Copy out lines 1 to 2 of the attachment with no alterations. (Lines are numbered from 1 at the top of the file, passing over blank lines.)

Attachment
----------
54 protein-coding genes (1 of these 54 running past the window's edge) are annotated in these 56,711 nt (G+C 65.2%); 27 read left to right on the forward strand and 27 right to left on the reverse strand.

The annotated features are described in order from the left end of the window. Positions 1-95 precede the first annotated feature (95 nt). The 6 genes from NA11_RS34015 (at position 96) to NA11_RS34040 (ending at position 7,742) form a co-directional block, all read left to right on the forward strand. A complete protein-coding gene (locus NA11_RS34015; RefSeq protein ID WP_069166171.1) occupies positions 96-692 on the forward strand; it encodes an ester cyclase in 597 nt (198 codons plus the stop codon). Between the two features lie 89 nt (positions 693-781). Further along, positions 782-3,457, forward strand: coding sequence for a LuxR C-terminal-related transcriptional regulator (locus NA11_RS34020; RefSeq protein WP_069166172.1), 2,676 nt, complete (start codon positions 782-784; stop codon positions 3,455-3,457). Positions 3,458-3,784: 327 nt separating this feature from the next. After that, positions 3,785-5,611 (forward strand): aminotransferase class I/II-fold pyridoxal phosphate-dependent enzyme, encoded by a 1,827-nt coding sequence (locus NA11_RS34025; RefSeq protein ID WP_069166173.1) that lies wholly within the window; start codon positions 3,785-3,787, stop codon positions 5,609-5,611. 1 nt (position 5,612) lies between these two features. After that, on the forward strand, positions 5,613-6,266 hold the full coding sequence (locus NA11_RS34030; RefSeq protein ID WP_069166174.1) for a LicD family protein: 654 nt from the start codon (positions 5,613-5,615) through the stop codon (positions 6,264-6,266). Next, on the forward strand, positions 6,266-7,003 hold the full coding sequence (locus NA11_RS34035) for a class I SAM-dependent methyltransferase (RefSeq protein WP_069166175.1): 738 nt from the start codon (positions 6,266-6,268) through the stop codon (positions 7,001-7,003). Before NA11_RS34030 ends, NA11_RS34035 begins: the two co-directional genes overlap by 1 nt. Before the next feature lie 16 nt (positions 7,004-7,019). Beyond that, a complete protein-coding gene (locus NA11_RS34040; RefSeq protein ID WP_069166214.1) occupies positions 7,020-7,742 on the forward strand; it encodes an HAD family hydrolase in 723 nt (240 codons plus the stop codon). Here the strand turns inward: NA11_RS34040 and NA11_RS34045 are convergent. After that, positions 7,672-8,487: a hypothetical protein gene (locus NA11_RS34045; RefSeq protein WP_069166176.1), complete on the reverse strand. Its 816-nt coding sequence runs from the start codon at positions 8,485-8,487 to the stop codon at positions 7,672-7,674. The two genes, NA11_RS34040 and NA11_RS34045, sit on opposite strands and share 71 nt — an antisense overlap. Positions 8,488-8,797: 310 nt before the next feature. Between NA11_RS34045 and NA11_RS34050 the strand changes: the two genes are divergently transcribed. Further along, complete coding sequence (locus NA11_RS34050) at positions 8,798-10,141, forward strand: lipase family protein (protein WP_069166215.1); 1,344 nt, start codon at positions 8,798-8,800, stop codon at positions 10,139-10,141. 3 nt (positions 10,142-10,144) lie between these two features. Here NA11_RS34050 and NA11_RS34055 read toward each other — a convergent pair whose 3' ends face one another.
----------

54 protein-coding genes (1 of these 54 running past the window's edge) are annotated in these 56,711 nt (G+C 65.2%); 27 read left to right on the forward strand and 27 right to left on the reverse strand.

The annotated features are described in order from the left end of the window. Positions 1-95 precede the first annotated feature (95 nt). The 6 genes from NA11_RS34015 (at position 96) to NA11_RS34040 (ending at position 7,742) form a co-directional block, all read left to right on the forward strand. A complete protein-coding gene (locus NA11_RS34015; RefSeq protein ID WP_069166171.1) occupies positions 96-692 on the forward strand; it encodes an ester cyclase in 597 nt (198 codons plus the stop codon). Between the two features lie 89 nt (positions 693-781). Further along, positions 782-3,457, forward strand: coding sequence for a LuxR C-terminal-related transcriptional regulator (locus NA11_RS34020; RefSeq protein WP_069166172.1), 2,676 nt, complete (start codon positions 782-784; stop codon positions 3,455-3,457). Positions 3,458-3,784: 327 nt separating this feature from the next. After that, positions 3,785-5,611 (forward strand): aminotransferase class I/II-fold pyridoxal phosphate-dependent enzyme, encoded by a 1,827-nt coding sequence (locus NA11_RS34025; RefSeq protein ID WP_069166173.1) that lies wholly within the window; start codon positions 3,785-3,787, stop codon positions 5,609-5,611. 1 nt (position 5,612) lies between these two features. After that, on the forward strand, positions 5,613-6,266 hold the full coding sequence (locus NA11_RS34030; RefSeq protein ID WP_069166174.1) for a LicD family protein: 654 nt from the start codon (positions 5,613-5,615) through the stop codon (positions 6,264-6,266). Next, on the forward strand, positions 6,266-7,003 hold the full coding sequence (locus NA11_RS34035) for a class I SAM-dependent methyltransferase (RefSeq protein WP_069166175.1): 738 nt from the start codon (positions 6,266-6,268) through the stop codon (positions 7,001-7,003). Before NA11_RS34030 ends, NA11_RS34035 begins: the two co-directional genes overlap by 1 nt. Before the next feature lie 16 nt (positions 7,004-7,019). Beyond that, a complete protein-coding gene (locus NA11_RS34040; RefSeq protein ID WP_069166214.1) occupies positions 7,020-7,742 on the forward strand; it encodes an HAD family hydrolase in 723 nt (240 codons plus the stop codon). Here the strand turns inward: NA11_RS34040 and NA11_RS34045 are convergent. After that, positions 7,672-8,487: a hypothetical protein gene (locus NA11_RS34045; RefSeq protein WP_069166176.1), complete on the reverse strand. Its 816-nt coding sequence runs from the start codon at positions 8,485-8,487 to the stop codon at positions 7,672-7,674. The two genes, NA11_RS34040 and NA11_RS34045, sit on opposite strands and share 71 nt — an antisense overlap. Positions 8,488-8,797: 310 nt before the next feature. Between NA11_RS34045 and NA11_RS34050 the strand changes: the two genes are divergently transcribed. Further along, complete coding sequence (locus NA11_RS34050) at positions 8,798-10,141, forward strand: lipase family protein (protein WP_069166215.1); 1,344 nt, start codon at positions 8,798-8,800, stop codon at positions 10,139-10,141. 3 nt (positions 10,142-10,144) lie between these two features. Here NA11_RS34050 and NA11_RS34055 read toward each other — a convergent pair whose 3' ends face one another.